I’ve been struggling with an issue for the past few months, and I’m hoping you can help me out. Back in August when I went to church for the last time, the pastor gave one of those “gay people are going to hell” sermons. It completely turned me off from organized religion. Which I hate. See I consider myself a Christian, and want to be a part of a church body. I’m just not with being condemned every other week. What are your thoughts? I’ve read some of your posts and know you’re a Christian.
Still A Believer
Dear Still A Believer,
Thanks for writing me. You are wrestling with an issue that many LGBT Christians wrestle with unfortunately. Numerous homosexual men and women across the globe are turning away from the church because the place they sought out spiritual guidance and uplifting, to them has become a place of hurt and suppression.
The pastor of my current church put it like this, when you go to a restaurant and the food or service is bad, that doesn’t deter you from eating out. You may never go back to Mama Denise’s Seafood Emporium or Warrio’s Pizzeria again, but you’ll go to other establishments. And why is that? Well the answer is quite simple. You’ll still be hungry and there will be days you don’t want to cook. LOL!
So bringing this around full circle, you shouldn’t give up on “organized religion.” Now trust me, I get being turned off from attending a church because of something the leadership has stated. If I’m to be completely honest, some of the reasons I wish not to go back to the church I was baptized and grew up in, is because of the reverend’s views on the gay community and his tendency to at times discuss politics from the pulpit. And look, I don’t feel any ill will toward him or that particular body of believers. I just know that I don’t want to go back because I’m no longer spiritually nourished there. But make sure you understand, I was turned off from attending this particular church, NOT church altogether.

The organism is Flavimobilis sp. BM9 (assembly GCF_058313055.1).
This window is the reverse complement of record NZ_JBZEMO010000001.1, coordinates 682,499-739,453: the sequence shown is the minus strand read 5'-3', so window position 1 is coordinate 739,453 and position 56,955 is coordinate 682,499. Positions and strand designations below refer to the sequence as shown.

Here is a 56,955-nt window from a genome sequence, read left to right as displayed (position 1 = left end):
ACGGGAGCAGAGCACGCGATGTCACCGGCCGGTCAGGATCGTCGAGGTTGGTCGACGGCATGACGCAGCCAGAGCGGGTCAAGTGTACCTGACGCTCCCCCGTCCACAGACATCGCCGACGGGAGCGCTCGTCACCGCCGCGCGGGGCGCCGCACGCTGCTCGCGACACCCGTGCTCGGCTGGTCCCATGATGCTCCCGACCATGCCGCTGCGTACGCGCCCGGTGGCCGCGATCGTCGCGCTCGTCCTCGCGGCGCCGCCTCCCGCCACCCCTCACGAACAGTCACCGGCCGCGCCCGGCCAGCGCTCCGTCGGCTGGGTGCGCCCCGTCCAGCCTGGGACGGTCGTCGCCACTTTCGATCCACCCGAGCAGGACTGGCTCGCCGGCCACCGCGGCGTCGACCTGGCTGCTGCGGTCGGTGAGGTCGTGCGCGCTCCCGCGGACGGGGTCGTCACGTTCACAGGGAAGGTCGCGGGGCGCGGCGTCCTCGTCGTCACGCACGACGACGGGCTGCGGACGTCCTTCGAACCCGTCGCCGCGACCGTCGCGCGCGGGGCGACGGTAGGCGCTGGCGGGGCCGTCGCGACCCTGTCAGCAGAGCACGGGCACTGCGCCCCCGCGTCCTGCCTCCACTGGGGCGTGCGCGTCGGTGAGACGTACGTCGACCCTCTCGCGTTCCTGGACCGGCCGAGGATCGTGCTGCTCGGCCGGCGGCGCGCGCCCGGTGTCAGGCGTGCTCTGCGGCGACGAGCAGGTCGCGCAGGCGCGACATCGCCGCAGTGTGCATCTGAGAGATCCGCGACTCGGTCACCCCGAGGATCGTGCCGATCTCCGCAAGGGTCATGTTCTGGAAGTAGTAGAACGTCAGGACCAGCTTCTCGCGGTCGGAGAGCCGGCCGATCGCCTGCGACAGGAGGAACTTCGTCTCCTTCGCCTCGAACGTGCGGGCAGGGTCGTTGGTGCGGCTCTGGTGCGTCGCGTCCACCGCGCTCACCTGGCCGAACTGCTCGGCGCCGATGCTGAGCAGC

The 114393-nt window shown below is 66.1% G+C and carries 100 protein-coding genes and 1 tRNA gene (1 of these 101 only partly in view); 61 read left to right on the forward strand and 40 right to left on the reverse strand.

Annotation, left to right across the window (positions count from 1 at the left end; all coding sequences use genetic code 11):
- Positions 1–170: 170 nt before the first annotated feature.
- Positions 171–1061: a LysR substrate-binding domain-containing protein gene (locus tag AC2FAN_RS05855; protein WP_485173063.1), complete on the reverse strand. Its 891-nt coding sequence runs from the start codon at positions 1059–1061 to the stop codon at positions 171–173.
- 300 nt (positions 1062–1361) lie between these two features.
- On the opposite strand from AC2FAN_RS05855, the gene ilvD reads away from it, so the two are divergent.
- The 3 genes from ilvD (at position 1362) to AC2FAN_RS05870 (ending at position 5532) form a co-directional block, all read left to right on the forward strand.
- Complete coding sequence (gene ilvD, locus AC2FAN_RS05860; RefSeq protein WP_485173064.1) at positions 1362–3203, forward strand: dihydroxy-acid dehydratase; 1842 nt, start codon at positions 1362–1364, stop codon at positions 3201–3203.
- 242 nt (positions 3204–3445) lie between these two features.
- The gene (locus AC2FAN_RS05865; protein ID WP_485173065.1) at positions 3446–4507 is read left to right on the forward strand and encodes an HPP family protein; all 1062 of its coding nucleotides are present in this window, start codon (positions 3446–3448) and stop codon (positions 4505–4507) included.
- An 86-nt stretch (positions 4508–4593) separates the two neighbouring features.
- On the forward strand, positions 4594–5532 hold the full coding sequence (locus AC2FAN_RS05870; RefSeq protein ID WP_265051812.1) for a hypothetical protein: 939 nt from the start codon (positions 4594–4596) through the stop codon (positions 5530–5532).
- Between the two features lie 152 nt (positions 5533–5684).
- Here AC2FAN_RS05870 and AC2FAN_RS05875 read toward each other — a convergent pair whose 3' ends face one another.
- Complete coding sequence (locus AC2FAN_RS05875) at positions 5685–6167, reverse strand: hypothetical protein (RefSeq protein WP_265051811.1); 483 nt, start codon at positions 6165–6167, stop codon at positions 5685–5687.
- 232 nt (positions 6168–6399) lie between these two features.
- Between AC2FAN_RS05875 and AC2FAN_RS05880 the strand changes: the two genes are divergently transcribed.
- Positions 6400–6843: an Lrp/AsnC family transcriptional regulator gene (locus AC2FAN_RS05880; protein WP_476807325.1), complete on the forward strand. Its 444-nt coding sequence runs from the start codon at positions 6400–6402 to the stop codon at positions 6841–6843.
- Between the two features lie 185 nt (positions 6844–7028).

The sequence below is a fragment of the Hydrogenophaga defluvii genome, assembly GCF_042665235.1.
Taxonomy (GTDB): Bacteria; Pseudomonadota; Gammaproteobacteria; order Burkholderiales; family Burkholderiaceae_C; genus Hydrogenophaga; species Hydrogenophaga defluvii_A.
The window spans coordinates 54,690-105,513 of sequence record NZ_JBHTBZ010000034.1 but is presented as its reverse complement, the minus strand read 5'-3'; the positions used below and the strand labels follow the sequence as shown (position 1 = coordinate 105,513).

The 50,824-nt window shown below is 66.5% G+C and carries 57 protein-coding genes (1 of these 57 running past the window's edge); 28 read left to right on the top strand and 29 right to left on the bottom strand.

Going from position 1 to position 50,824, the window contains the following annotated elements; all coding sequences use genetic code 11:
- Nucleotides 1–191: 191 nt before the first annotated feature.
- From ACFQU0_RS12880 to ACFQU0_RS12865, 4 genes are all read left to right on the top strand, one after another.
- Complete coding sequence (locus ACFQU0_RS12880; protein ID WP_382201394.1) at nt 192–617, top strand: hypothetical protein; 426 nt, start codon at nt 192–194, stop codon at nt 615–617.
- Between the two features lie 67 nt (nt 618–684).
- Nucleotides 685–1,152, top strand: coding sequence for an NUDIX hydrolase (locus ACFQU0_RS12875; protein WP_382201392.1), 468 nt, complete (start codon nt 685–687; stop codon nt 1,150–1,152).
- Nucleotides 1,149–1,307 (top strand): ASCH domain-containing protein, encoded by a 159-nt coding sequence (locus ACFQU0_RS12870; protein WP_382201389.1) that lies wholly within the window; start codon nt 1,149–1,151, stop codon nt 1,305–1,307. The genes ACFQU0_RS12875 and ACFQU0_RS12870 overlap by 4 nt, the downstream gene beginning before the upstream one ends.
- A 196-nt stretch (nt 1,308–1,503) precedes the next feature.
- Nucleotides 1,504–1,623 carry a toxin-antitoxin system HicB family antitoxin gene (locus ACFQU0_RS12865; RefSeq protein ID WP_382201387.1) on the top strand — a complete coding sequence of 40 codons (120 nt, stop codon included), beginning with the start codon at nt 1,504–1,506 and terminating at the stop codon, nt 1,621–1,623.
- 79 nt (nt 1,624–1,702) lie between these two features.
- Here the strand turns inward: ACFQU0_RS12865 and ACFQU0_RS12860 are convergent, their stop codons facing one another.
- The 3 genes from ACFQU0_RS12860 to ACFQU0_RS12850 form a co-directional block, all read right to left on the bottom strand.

I happen to attend house of worship now where the leader of it believes in the equality of same-sex marriage, but won’t perform a ceremony for a gay or lesbian couple within the sanctuary. And this may come as a surprise to some, but I’m completely fine with his choice, because that is his right. Since becoming a member of the congregation, I have not once heard him condemn homosexuals to hell, nor have I witnessed him saying one derogatory comment about our community. In fact, he publicly disagreed with those condemning others from the pulpit. As long as I’m in the area and he continues to deliver powerful and Biblically sound sermons, I will continue to be in a pew.
Suggestions going forward.
- Again, don’t give up on attending church because of your bad experience. Do some research and find the right church home for you. With that said, make sure the pastor of whatever house of worship you choose teaches from the Bible.
- In your search, if you have friends that belong to a congregation of believers, ask to go with them to church one Sunday.
- Before I forget, let me make one more point. Ministers and religious leaders don’t have to agree with all your particular views. You may differ with leadership on a few issues, and that’s okay. Difference doesn’t necessarily equate to condemnation.
As always nothing but love,